Air pollution control systems from ANDRITZ span a wide range of emissions control technologies for power stations, biomass plants, energy-from-waste facilities and other industrial applications. The company's product portfolio includes wet and dry flue gas cleaning plants, deNOx/SCR systems, and combined flue gas cleaning technologies.
ANDRITZ received its first order to supply a flue gas desulphurisation (FGD) plant in 1983. This was the first FGD system for a lignite-fired boiler in Europe. Since then, the company has supplied more than 100 FGD plants, primarily for coal-fired power stations, and ranks among the leading companies in this sector in Europe and China.
When fossil fuels are burned, pollutants such as sulphur oxides (SOx), nitrogen oxides (NOx), dust, heavy metals, chlorides and fluorides are created. SOx and NOx are largely responsible for causing acid rain. The majority of FGD plants use a wet limestone process. This is preferred by large power stations because it is the most efficient method over long periods of time, providing the highest removal rates at the lowest operating costs. The process uses relatively inexpensive limestone, which is commercially available almost everywhere in sufficient quantities.
In a wet FGD system, the boiler's flue gas is washed in a spray absorber using a limestone suspension. In this way, up to 99% of pollutants can be removed before the gas is vented. The acid components in the flue gas react with the alkaline limestone and, when oxygen is added, high-grade gypsum is produced. This gypsum can be used in the cement or construction industries.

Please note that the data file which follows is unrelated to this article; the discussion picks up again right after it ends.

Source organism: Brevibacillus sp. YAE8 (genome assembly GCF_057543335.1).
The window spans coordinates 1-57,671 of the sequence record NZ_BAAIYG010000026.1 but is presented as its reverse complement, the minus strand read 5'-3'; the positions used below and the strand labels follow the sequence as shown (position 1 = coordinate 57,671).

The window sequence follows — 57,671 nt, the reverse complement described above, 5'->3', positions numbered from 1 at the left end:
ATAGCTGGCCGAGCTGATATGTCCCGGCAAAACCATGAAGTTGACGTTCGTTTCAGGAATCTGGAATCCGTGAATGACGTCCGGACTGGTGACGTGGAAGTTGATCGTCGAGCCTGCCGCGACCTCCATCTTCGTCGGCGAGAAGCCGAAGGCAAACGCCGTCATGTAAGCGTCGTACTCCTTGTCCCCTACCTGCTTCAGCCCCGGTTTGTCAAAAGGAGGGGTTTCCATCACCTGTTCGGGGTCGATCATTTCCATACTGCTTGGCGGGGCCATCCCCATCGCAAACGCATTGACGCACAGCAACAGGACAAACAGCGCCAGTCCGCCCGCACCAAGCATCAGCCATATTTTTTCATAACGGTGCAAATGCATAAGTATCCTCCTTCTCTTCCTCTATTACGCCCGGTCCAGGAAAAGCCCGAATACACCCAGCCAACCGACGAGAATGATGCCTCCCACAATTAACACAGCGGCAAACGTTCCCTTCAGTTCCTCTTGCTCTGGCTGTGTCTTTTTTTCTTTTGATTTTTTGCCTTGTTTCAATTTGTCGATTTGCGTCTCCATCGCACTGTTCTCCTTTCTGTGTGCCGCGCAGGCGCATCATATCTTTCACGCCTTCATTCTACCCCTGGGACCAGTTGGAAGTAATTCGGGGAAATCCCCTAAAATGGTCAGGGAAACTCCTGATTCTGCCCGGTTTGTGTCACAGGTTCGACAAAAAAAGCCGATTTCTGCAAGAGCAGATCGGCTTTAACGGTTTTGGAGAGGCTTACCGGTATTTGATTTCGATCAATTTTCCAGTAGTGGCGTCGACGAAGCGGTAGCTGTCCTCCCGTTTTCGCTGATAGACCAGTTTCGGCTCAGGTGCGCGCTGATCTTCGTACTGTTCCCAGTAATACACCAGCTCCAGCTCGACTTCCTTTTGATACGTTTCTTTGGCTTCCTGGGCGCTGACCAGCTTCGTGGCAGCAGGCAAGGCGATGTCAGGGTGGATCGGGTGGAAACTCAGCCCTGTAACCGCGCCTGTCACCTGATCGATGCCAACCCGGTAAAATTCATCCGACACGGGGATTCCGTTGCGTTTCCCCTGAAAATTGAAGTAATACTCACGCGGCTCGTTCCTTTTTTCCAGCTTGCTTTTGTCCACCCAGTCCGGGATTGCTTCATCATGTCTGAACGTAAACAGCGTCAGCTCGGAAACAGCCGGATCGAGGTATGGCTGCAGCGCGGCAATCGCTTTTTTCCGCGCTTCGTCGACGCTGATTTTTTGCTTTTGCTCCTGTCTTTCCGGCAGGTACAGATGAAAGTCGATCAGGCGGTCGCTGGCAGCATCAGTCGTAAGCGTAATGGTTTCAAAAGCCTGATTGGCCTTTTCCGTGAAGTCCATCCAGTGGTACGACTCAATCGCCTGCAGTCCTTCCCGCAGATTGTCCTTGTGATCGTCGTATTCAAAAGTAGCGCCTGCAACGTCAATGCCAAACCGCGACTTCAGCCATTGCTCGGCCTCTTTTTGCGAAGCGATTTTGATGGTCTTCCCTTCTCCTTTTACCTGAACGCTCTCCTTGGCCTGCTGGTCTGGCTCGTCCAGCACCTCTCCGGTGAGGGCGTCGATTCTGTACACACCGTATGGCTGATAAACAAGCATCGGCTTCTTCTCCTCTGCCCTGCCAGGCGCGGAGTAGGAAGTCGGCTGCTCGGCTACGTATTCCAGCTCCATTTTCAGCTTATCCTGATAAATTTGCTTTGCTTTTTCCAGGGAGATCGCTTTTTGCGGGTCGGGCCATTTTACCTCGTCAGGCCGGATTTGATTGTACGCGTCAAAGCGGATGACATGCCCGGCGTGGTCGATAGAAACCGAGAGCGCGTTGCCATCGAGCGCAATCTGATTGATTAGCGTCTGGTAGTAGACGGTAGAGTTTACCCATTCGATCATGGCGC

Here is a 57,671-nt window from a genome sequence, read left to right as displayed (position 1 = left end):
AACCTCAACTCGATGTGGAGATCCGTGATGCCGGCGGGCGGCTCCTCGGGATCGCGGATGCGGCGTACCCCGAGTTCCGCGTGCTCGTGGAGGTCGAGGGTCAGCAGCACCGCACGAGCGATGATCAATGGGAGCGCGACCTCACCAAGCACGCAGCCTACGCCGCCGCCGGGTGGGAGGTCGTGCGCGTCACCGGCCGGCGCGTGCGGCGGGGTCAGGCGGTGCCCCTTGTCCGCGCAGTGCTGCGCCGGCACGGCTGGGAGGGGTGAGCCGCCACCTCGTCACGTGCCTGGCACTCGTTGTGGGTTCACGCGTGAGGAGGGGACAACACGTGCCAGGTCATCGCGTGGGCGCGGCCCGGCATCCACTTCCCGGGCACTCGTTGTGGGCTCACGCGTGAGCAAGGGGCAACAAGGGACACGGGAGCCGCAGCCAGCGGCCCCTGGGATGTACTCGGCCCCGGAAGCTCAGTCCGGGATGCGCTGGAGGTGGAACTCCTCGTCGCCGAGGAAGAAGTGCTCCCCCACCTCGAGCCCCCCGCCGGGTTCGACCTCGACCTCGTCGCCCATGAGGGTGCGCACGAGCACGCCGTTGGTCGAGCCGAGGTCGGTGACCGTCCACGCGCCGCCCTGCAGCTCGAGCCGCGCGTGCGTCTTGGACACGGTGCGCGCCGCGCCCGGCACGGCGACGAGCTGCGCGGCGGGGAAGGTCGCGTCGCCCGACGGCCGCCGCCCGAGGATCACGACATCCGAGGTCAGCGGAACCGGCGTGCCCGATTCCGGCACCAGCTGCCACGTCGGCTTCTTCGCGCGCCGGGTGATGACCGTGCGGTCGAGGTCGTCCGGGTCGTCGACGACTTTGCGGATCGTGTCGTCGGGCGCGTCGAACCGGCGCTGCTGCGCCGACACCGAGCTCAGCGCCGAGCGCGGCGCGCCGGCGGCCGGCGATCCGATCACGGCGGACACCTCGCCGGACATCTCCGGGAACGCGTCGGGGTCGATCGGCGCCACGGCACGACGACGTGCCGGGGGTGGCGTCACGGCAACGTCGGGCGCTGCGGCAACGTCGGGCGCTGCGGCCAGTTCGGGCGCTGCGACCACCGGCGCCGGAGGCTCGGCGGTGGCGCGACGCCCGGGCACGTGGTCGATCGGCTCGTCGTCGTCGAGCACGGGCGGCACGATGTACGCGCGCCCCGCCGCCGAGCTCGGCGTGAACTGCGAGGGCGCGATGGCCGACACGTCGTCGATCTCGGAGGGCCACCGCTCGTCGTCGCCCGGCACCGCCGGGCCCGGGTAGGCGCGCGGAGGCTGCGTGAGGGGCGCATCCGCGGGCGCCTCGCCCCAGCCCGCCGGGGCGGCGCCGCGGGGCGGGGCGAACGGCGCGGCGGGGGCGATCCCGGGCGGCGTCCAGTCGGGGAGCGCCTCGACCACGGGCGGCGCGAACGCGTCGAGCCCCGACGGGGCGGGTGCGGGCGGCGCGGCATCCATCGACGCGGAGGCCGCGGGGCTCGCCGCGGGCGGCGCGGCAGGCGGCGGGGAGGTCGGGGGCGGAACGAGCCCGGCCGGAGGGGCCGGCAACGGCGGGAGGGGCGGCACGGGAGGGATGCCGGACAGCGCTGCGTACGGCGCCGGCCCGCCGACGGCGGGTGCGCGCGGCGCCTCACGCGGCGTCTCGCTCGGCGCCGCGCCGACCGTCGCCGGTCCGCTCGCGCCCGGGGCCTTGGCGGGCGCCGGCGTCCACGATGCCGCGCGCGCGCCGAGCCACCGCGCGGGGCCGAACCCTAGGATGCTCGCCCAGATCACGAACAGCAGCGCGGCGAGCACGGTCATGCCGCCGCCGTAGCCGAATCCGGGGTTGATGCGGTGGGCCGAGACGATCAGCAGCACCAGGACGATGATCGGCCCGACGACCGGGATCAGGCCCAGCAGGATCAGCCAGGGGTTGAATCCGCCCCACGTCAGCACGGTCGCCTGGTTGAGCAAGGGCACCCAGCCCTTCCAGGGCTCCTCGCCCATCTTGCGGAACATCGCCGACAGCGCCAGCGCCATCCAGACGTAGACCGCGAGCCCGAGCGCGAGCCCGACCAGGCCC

The main features and benefits of Wet FGD are:
ANDRITZ's products include a dry FGD process - a Turbo-CDS/Turbosorp system based on circulating fluidised bed technology. The Turbo CDS is used in coal-fired power stations and the Turbosorp process is used in industrial applications. It uses chemical-physical material and heat transfers in a circulating fluidised bed to remove pollutants. In the circulating fluidised bed, inside the turbo-reactor, there is constant mixing of the flue gas and the absorbent (lime hydrate), which binds the acid pollutants in the flue gas.
Any excess absorbent leaves the turbo-reactor with the flue gas, fly ash and other reaction products, and is separated in a bag filter or electrostatic filter. Most of the separated solids are returned to the reactor and reused. By adding a small amount of activated carbon or lignite in the turbo-reactor, potential pollutants such as heavy metals, mercury, dioxins and furans can also be removed.
The central advantages of Turbo-CDS/Turbosorp are:
The ANDRITZ portfolio also includes deNOx plants to prevent nitrogen oxide emissions. These can be customised for special applications and are often configured in a multistage design. The major advantages of deNOx are:
Multistage/combined flue gas cleaning system features are: